1. Urban dweller have terrible chances in a zombie apocalypse – totally dependent on others for every facet of life, no firearms, survival skills, too close to the rest of the people being turned into zombies…

        I think you missed the joke.

        1. No, I got it. Country Folk City Folk.

          Today I am anti-joke chicken personified.

          1. Eh, we all have days like that. No worries.

            *resume whittling*

        2. Speak for yourself, CITY BOY!! This city boy got ALL the shit you mention in spades and plus I got a nice large BUNKER-like metal door to hide behind while I cook my dried out meals and drink my stored water. And pick off any zombie who looks funny from my balcony…

    2. IN 1798 Thomas Robert Malthus inaugurated a grand tradition of environmentalism with his best-selling pamphlet on population. Malthus argued with impeccable logic but distinctly peccable premises that since population tended to increase geometrically (1,2,4,8 ) and food supply to increase arithmetically (1,2,3,4 ), the starvation of Great Britain was inevitable and imminent. Almost everybody thought he was right. He was wrong.

      In 1865 an influential book by Stanley Jevons argued with equally good logic and equally flawed premises that Britain would run out of coal in a few short years’ time. In 1914, the United States Bureau of Mines predicted that American oil reserves would last ten years. In 1939 and again in 1951, the Department of the Interior said American oil would last 13 years.

      Wrong, wrong, wrong and wrong.

      “Plenty of Gloom”,The Economist, Dec 18th 1997

      1. “[…]distinctly peccable premises[…]”

        I LIKE this!
        Can we say the current circumstance should certainly have the population gruntled? That, perhaps, Malthus, et al were without feck?

        1. If they were without feck, then I say this most deplorable situation must be remedied: feck them, already!

        2. “Peccable” means “capable of sin or error”. The word he was looking for was “peccant” (sinful or faulty).

          And you want to say that Malthus was without “effect”, the modern spelling of “feck”, but it is not so.

  2. This book seems to really pick on poor people…

    Mabye, just maybe, poverty is the problem and allowing free trade (instead of restricting it for environmental reasons) would lead to a massive dent in global poverty (though that seems like a moving goalpost) that could solve the problem.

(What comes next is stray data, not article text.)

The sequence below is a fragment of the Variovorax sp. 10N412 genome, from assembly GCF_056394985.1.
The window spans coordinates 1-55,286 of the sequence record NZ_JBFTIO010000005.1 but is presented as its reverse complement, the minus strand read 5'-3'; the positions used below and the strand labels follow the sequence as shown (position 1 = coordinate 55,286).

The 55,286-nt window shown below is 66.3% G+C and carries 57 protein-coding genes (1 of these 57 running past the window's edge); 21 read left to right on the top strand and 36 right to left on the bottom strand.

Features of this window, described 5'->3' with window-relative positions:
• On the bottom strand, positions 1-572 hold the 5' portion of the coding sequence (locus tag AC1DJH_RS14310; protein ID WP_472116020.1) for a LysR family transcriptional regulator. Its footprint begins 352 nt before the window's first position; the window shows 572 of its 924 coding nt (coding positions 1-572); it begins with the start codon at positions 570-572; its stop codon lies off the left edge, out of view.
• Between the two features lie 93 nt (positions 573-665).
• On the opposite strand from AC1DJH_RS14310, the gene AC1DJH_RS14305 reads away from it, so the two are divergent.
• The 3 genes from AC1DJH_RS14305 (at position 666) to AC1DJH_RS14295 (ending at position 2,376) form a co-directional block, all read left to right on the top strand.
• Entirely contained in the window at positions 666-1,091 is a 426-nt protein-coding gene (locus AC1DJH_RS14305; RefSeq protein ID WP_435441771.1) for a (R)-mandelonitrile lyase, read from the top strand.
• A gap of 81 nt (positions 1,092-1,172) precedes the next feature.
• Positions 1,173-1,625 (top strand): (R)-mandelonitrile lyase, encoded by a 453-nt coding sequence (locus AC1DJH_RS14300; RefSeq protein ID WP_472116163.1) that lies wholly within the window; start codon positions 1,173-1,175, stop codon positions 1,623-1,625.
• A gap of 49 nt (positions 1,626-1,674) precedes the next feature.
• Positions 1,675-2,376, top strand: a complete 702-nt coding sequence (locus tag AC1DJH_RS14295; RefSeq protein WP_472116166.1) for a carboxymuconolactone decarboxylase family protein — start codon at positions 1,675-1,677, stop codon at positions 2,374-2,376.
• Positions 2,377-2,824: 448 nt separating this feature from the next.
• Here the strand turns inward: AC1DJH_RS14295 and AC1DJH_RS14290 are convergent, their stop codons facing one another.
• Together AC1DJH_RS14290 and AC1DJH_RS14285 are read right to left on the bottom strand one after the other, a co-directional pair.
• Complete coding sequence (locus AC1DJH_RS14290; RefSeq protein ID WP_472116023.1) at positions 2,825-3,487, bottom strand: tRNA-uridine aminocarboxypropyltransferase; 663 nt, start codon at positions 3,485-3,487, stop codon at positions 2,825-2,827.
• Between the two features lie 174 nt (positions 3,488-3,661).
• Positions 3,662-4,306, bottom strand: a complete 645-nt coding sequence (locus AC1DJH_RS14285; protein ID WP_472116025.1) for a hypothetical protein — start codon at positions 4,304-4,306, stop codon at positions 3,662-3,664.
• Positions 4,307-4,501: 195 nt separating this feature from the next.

Prosperity leads to good things for the planet. Trade and commerce lead to prosperity.

    Also, why do they hate brown people?

    1. Have you ever noticed how the most obnoxiously socialist places on the planet are also the most crowded?

      1. no. I have not.

      2. Like Hong Kong and Singapore?

        General environmental degradation is probably more closely correlated with socialism.

        1. Yes, and?

          1. And I don’t really see the correlation between socialism and crowding.

        2. Ironically, Soviet bloc countries faced this problem because Marxian theory holds that all natural resources should be free for the taking by all people, as they are common property. This led to massive wasteful and environmentally harmful use of resources in Russia and other countries, but the East Germans had it worst because they didn’t have the nearly limitless natural resources that Russia had access too. It’s fun to read the works of East German economists during the 1950s and 60s trying to find ways to square the crucial element of the market economy (pricing natural resources according to demand) with Marxist theory. Suffice it to say, some economists got denounced for their mental gymnastics.

          California could learn something about the lesson of “free” natural resources right about now.

        3. Socialist?

          *Hong Konger narrows gaze*

      3. East Germany was practically barren compared to West Germany. Now it’s even more so.

    2. The watermelons really shoot themselves in the foot. Trade and commerce, as you say, lead to prosperity, which generally leads to lower birth rates, less pollution and less intensive land use. Pretty much everything they supposedly want.

      1. Well, it’s too fucking late for the North East US. And also probably southern california.
        Both of those areas need some culling of the herd.

        1. Too late for what?

          1. For all of the above to reduce the population to tolerable levels within my lifetime.

            1. Ah, I see. There is some nice, cheap land in northern Maine still.

      2. They aint called watermelons for nuthin’. The green is just a veneer.

  3. If all the people espousing population control would just kill themselves, then the problem would go away.

    1. But THEY aren’t the problem. It’s all the poor people.

      1. Poor people are not my problem. The overpopulation whiners are my problem. If they all killed themselves, then my problem would go away.

        1. yes, but they, of course, disagree. If you convince them- NOBEL FUCKING PRIZE!

        2. Psychopath…

          1. Grow some skin, loser…

          2. “Psychopath” is such a retrograde term. Clearly, people like Hitler, Pol Pot, and Ted Bundy should be described as population control activists.

            1. +10 killing fields

      2. Thats the mindset. Take my uncle biggest proponet of global warming and gentry liberal I know: he owns two houses, 8 vehicles, one rv, that he drives to his beach house and has the complete gull to talk about what other people need. If you dare point out his hypocrisy he dismisses it saying everything he owns has a purpose and other people shouldn’t own more than one car. it really is quite stunning.